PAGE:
Quotes: Michael Crichton

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They didn't understand what they were doing.
I'm afraid that will be on the tombstone of the human race.

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Science is as corruptible a human activity as any other.

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Anyone who says he knows God's intention is showing a lot of very human ego.

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A third reason scientists are reluctant to examine paranormal phenomena is that they appear to contradict known physical laws. What is the point of studying the impossible? Only a fool would waste his time. The problem of data in conflict with existing theory cannot be overstated. Arthur Eddington once said you should never believe any experiment until it has been confirmed by theory, but this humorous view has a reality that cannot be discounted.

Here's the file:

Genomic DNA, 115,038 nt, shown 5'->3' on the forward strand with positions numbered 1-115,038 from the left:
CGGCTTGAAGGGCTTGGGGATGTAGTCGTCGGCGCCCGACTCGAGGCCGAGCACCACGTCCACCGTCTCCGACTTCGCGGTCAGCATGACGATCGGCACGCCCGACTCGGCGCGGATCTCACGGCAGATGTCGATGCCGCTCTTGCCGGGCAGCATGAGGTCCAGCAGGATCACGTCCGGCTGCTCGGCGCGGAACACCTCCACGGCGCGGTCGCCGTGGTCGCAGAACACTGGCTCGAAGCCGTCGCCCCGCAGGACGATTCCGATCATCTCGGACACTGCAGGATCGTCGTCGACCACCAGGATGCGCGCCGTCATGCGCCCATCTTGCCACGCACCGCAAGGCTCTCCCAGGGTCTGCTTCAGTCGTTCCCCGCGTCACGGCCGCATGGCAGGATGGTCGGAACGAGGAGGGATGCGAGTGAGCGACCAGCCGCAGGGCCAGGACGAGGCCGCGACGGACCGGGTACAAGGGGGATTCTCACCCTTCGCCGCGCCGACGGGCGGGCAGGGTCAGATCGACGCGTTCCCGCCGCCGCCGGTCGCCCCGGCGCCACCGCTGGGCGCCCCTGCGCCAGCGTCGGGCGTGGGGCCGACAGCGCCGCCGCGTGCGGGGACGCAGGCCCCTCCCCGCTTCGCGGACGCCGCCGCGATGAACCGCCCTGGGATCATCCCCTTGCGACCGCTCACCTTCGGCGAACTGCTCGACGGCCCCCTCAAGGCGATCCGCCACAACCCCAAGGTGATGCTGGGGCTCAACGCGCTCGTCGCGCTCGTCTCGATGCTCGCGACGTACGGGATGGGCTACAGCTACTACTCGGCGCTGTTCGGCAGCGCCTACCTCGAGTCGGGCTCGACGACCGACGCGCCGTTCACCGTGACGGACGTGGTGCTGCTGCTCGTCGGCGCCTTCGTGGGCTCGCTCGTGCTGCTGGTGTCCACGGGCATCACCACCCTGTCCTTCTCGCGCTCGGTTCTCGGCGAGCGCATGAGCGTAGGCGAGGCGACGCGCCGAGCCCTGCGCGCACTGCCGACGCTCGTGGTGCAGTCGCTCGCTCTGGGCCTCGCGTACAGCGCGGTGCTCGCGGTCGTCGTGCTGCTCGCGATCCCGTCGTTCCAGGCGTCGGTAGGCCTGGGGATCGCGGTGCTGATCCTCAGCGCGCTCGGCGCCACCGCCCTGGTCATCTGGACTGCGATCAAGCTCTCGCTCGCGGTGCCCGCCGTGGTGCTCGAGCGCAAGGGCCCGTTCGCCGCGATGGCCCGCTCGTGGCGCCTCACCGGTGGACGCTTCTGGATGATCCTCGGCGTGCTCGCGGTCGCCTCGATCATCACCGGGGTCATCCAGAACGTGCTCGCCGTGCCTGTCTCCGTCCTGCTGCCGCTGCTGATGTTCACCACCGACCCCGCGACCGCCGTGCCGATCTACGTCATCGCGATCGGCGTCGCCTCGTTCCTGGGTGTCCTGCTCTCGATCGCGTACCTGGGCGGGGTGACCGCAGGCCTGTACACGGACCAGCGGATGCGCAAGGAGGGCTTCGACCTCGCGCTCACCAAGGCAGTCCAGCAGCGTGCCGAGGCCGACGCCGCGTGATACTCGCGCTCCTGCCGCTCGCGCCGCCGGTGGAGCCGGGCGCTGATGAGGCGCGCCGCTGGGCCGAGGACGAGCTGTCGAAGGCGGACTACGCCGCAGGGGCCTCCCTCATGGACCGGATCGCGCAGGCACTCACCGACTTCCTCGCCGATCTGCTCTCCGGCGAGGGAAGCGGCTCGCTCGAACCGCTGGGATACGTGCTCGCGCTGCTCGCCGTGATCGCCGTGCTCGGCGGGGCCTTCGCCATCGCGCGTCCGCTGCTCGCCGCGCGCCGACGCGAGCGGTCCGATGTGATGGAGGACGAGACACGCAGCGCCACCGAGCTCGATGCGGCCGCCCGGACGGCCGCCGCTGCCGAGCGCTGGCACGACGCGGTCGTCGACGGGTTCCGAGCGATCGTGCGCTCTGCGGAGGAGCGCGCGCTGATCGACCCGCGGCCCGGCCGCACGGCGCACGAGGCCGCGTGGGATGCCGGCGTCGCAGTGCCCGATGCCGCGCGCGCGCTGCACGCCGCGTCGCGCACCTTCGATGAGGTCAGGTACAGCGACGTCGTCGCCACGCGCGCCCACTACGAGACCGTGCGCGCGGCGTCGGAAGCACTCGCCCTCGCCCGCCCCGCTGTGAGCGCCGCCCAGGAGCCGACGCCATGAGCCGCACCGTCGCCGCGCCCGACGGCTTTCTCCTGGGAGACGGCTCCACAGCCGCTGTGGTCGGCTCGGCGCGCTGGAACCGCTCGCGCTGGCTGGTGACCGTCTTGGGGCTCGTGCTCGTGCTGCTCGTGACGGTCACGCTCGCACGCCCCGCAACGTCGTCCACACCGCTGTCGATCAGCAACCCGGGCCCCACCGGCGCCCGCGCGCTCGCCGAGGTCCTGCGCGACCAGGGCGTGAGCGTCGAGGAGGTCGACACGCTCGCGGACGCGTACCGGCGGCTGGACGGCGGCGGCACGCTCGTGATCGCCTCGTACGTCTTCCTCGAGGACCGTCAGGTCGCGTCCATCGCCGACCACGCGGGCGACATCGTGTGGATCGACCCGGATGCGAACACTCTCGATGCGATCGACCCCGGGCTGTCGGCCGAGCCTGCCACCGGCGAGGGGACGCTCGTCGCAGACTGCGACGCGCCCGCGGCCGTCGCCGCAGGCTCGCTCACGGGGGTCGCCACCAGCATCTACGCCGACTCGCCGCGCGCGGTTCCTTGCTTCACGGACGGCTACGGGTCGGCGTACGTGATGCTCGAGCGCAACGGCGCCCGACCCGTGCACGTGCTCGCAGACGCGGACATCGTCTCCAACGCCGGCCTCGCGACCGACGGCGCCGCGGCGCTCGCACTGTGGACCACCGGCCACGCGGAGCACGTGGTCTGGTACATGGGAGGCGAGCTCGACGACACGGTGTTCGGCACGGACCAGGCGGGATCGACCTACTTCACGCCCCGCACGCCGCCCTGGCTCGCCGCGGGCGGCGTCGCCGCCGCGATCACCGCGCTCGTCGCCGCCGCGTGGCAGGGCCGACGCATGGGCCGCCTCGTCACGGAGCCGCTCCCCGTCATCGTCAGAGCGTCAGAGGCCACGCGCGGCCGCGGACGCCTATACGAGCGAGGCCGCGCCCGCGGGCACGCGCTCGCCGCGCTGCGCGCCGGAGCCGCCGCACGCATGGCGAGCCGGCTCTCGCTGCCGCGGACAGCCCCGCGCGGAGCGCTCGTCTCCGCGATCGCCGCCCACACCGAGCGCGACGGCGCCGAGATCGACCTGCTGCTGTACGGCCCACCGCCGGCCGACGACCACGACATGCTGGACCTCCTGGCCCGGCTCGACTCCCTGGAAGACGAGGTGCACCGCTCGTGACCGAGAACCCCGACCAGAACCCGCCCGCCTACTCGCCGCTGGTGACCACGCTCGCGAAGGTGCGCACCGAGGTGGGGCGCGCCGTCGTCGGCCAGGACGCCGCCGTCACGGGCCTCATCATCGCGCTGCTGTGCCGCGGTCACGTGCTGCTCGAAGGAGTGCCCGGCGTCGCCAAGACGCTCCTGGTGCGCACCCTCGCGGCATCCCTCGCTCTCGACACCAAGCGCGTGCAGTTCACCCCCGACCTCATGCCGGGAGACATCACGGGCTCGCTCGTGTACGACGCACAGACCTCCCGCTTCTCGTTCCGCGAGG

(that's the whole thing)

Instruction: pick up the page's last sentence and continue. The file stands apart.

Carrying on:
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As the practical value of altering consciousness becomes recognized, procedures to effect these alterations will become increasingly ordinary and unremarkable. The whole concept of changing states of consciousness will cease to have a threatening or exotic aspect.

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...we haven't had any accidents for months now...Everything on that island is perfectly fine.

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They don't have intelligence. They have what I like to call 'thintelligence.' They see the immediate situation. They think narrowly and they call it 'being focused.' They don't see the surround. They don't see the consequences. That's how you get an island like this. From thintelligent thinking.

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Kids didn't have huge backpacks when I was their age. We didn't have backpacks at all. Now it seemed all the kids had them. You saw little second-graders bent over like sherpas, dragging themselves through the school doors under the weight of their packs. Some of the kids had their packs on rollers, hauling them like luggage at the airport. I didn't understand any of this. The world was becoming digital; everything was smaller and lighter. But kids at school lugged more weight than ever.